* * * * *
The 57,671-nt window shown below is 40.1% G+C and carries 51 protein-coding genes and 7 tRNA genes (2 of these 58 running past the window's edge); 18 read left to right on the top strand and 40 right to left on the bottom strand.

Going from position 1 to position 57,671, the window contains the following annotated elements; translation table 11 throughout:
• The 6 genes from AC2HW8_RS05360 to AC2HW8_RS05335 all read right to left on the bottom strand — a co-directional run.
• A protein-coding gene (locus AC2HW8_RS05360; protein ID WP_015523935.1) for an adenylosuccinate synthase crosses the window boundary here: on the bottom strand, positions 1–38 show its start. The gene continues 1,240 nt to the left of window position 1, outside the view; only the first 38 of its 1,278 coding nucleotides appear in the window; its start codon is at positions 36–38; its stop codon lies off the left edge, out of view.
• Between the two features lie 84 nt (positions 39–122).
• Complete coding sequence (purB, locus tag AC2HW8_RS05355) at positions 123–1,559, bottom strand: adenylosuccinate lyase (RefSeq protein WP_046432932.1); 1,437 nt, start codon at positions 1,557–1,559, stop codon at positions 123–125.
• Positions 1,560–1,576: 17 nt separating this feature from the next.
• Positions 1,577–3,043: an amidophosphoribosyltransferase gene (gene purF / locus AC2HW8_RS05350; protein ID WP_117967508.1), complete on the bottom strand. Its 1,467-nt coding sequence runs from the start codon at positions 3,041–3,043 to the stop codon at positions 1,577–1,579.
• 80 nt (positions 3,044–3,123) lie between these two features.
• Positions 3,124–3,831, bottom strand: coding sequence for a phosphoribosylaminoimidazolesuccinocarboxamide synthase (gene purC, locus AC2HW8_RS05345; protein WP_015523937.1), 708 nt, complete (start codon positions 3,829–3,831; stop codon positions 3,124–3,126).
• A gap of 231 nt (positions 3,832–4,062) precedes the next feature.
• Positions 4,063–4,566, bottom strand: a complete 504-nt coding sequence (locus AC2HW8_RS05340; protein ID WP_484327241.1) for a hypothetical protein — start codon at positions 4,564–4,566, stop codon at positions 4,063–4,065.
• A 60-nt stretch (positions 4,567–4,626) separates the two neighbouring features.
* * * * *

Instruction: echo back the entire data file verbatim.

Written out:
The 57,671-nt window shown below is 40.1% G+C and carries 51 protein-coding genes and 7 tRNA genes (2 of these 58 running past the window's edge); 18 read left to right on the top strand and 40 right to left on the bottom strand.

Going from position 1 to position 57,671, the window contains the following annotated elements; translation table 11 throughout:
• The 6 genes from AC2HW8_RS05360 to AC2HW8_RS05335 all read right to left on the bottom strand — a co-directional run.
• A protein-coding gene (locus AC2HW8_RS05360; protein ID WP_015523935.1) for an adenylosuccinate synthase crosses the window boundary here: on the bottom strand, positions 1–38 show its start. The gene continues 1,240 nt to the left of window position 1, outside the view; only the first 38 of its 1,278 coding nucleotides appear in the window; its start codon is at positions 36–38; its stop codon lies off the left edge, out of view.
• Between the two features lie 84 nt (positions 39–122).
• Complete coding sequence (purB, locus tag AC2HW8_RS05355) at positions 123–1,559, bottom strand: adenylosuccinate lyase (RefSeq protein WP_046432932.1); 1,437 nt, start codon at positions 1,557–1,559, stop codon at positions 123–125.
• Positions 1,560–1,576: 17 nt separating this feature from the next.
• Positions 1,577–3,043: an amidophosphoribosyltransferase gene (gene purF / locus AC2HW8_RS05350; protein ID WP_117967508.1), complete on the bottom strand. Its 1,467-nt coding sequence runs from the start codon at positions 3,041–3,043 to the stop codon at positions 1,577–1,579.
• 80 nt (positions 3,044–3,123) lie between these two features.
• Positions 3,124–3,831, bottom strand: coding sequence for a phosphoribosylaminoimidazolesuccinocarboxamide synthase (gene purC, locus AC2HW8_RS05345; protein WP_015523937.1), 708 nt, complete (start codon positions 3,829–3,831; stop codon positions 3,124–3,126).
• A gap of 231 nt (positions 3,832–4,062) precedes the next feature.
• Positions 4,063–4,566, bottom strand: a complete 504-nt coding sequence (locus AC2HW8_RS05340; protein ID WP_484327241.1) for a hypothetical protein — start codon at positions 4,564–4,566, stop codon at positions 4,063–4,065.
• A 60-nt stretch (positions 4,567–4,626) separates the two neighbouring features.